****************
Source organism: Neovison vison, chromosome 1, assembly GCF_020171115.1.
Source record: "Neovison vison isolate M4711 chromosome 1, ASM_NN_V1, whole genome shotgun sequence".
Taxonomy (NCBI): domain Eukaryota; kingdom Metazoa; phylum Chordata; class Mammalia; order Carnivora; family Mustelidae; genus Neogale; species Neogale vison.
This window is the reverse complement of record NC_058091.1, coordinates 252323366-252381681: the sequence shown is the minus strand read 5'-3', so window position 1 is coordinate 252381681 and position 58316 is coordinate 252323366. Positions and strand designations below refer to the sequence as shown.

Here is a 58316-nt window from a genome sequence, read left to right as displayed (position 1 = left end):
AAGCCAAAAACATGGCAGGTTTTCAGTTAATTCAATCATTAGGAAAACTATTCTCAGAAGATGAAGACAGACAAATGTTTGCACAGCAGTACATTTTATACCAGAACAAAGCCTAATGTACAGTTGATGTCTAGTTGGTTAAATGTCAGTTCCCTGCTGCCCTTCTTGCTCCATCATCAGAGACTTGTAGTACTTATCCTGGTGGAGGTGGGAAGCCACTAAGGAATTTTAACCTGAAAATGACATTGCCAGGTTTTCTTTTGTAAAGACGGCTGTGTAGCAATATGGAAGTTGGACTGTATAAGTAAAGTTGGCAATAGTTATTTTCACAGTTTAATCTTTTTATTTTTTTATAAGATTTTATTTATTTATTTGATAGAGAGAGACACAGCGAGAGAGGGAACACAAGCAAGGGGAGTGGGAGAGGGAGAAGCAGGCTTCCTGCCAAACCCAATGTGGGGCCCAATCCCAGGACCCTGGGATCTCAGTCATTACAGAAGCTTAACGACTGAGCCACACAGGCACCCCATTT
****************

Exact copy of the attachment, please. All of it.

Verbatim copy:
Source organism: Neovison vison, chromosome 1, assembly GCF_020171115.1.
Source record: "Neovison vison isolate M4711 chromosome 1, ASM_NN_V1, whole genome shotgun sequence".
Taxonomy (NCBI): domain Eukaryota; kingdom Metazoa; phylum Chordata; class Mammalia; order Carnivora; family Mustelidae; genus Neogale; species Neogale vison.
This window is the reverse complement of record NC_058091.1, coordinates 252323366-252381681: the sequence shown is the minus strand read 5'-3', so window position 1 is coordinate 252381681 and position 58316 is coordinate 252323366. Positions and strand designations below refer to the sequence as shown.

Here is a 58316-nt window from a genome sequence, read left to right as displayed (position 1 = left end):
AAGCCAAAAACATGGCAGGTTTTCAGTTAATTCAATCATTAGGAAAACTATTCTCAGAAGATGAAGACAGACAAATGTTTGCACAGCAGTACATTTTATACCAGAACAAAGCCTAATGTACAGTTGATGTCTAGTTGGTTAAATGTCAGTTCCCTGCTGCCCTTCTTGCTCCATCATCAGAGACTTGTAGTACTTATCCTGGTGGAGGTGGGAAGCCACTAAGGAATTTTAACCTGAAAATGACATTGCCAGGTTTTCTTTTGTAAAGACGGCTGTGTAGCAATATGGAAGTTGGACTGTATAAGTAAAGTTGGCAATAGTTATTTTCACAGTTTAATCTTTTTATTTTTTTATAAGATTTTATTTATTTATTTGATAGAGAGAGACACAGCGAGAGAGGGAACACAAGCAAGGGGAGTGGGAGAGGGAGAAGCAGGCTTCCTGCCAAACCCAATGTGGGGCCCAATCCCAGGACCCTGGGATCTCAGTCATTACAGAAGCTTAACGACTGAGCCACACAGGCACCCCATTT